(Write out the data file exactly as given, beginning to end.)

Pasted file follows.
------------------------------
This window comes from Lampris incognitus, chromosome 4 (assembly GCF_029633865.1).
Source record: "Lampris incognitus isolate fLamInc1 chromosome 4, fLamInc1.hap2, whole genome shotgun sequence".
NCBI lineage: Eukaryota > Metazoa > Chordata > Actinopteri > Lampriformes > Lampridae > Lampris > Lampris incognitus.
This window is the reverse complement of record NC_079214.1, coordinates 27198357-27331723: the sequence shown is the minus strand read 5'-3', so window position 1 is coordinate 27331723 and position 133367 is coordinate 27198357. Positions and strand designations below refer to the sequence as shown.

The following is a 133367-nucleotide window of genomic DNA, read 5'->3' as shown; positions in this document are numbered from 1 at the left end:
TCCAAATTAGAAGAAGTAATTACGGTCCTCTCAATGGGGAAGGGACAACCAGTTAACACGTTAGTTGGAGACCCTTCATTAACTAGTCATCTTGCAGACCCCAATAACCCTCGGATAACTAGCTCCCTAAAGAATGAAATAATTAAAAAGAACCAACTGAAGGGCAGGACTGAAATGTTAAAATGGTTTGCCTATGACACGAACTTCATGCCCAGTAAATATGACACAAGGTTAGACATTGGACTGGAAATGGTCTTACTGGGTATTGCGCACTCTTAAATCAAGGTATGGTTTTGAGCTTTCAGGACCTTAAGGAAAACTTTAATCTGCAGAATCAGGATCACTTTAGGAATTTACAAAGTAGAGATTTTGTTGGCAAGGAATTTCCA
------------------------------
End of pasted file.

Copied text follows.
This window comes from Lampris incognitus, chromosome 4 (assembly GCF_029633865.1).
Source record: "Lampris incognitus isolate fLamInc1 chromosome 4, fLamInc1.hap2, whole genome shotgun sequence".
NCBI lineage: Eukaryota > Metazoa > Chordata > Actinopteri > Lampriformes > Lampridae > Lampris > Lampris incognitus.
This window is the reverse complement of record NC_079214.1, coordinates 27198357-27331723: the sequence shown is the minus strand read 5'-3', so window position 1 is coordinate 27331723 and position 133367 is coordinate 27198357. Positions and strand designations below refer to the sequence as shown.

The following is a 133367-nucleotide window of genomic DNA, read 5'->3' as shown; positions in this document are numbered from 1 at the left end:
TCCAAATTAGAAGAAGTAATTACGGTCCTCTCAATGGGGAAGGGACAACCAGTTAACACGTTAGTTGGAGACCCTTCATTAACTAGTCATCTTGCAGACCCCAATAACCCTCGGATAACTAGCTCCCTAAAGAATGAAATAATTAAAAAGAACCAACTGAAGGGCAGGACTGAAATGTTAAAATGGTTTGCCTATGACACGAACTTCATGCCCAGTAAATATGACACAAGGTTAGACATTGGACTGGAAATGGTCTTACTGGGTATTGCGCACTCTTAAATCAAGGTATGGTTTTGAGCTTTCAGGACCTTAAGGAAAACTTTAATCTGCAGAATCAGGATCACTTTAGGAATTTACAAAGTAGAGATTTTGTTGGCAAGGAATTTCCA